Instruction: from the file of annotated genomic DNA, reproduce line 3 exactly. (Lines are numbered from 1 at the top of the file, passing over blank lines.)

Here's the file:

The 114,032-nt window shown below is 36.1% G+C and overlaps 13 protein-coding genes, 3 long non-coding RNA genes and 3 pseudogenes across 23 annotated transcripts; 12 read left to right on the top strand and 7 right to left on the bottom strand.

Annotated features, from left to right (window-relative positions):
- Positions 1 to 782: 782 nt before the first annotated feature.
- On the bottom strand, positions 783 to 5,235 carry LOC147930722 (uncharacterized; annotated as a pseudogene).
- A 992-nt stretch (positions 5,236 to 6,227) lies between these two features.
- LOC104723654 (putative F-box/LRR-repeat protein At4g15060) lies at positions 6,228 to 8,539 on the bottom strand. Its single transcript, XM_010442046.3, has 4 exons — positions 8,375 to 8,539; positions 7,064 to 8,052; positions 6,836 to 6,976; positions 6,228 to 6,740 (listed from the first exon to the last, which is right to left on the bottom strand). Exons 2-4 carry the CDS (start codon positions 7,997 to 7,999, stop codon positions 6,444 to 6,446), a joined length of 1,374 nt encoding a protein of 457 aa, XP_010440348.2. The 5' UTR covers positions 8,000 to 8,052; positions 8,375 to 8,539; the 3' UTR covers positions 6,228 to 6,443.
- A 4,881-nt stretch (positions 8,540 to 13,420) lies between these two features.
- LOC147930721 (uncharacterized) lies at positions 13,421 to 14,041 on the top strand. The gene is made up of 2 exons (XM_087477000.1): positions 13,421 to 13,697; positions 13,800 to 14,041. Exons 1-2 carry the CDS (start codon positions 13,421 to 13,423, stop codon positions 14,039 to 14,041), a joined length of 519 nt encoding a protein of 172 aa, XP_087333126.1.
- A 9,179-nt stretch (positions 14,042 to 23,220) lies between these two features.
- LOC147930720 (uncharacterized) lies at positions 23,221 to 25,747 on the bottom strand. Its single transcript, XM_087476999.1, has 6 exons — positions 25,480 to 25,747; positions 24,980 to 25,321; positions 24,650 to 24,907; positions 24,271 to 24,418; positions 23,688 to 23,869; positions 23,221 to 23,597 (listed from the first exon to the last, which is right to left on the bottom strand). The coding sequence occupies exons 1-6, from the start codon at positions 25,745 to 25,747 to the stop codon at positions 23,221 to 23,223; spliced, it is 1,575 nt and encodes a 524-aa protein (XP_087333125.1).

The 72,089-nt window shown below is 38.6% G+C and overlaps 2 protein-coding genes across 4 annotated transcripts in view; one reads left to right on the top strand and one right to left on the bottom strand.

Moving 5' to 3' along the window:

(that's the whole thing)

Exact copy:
- Positions 1 to 782: 782 nt before the first annotated feature.